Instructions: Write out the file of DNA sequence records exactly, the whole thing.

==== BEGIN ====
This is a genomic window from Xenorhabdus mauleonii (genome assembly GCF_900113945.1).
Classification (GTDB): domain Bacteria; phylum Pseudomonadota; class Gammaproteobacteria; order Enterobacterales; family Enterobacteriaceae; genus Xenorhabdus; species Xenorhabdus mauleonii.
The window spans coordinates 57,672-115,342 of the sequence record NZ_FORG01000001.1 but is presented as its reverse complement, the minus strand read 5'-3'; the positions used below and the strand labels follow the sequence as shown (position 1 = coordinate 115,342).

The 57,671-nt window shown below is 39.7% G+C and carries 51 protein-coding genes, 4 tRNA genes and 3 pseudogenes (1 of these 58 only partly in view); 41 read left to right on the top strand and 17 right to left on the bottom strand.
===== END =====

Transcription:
This is a genomic window from Xenorhabdus mauleonii (genome assembly GCF_900113945.1).
Classification (GTDB): domain Bacteria; phylum Pseudomonadota; class Gammaproteobacteria; order Enterobacterales; family Enterobacteriaceae; genus Xenorhabdus; species Xenorhabdus mauleonii.
The window spans coordinates 57,672-115,342 of the sequence record NZ_FORG01000001.1 but is presented as its reverse complement, the minus strand read 5'-3'; the positions used below and the strand labels follow the sequence as shown (position 1 = coordinate 115,342).

The 57,671-nt window shown below is 39.7% G+C and carries 51 protein-coding genes, 4 tRNA genes and 3 pseudogenes (1 of these 58 only partly in view); 41 read left to right on the top strand and 17 right to left on the bottom strand.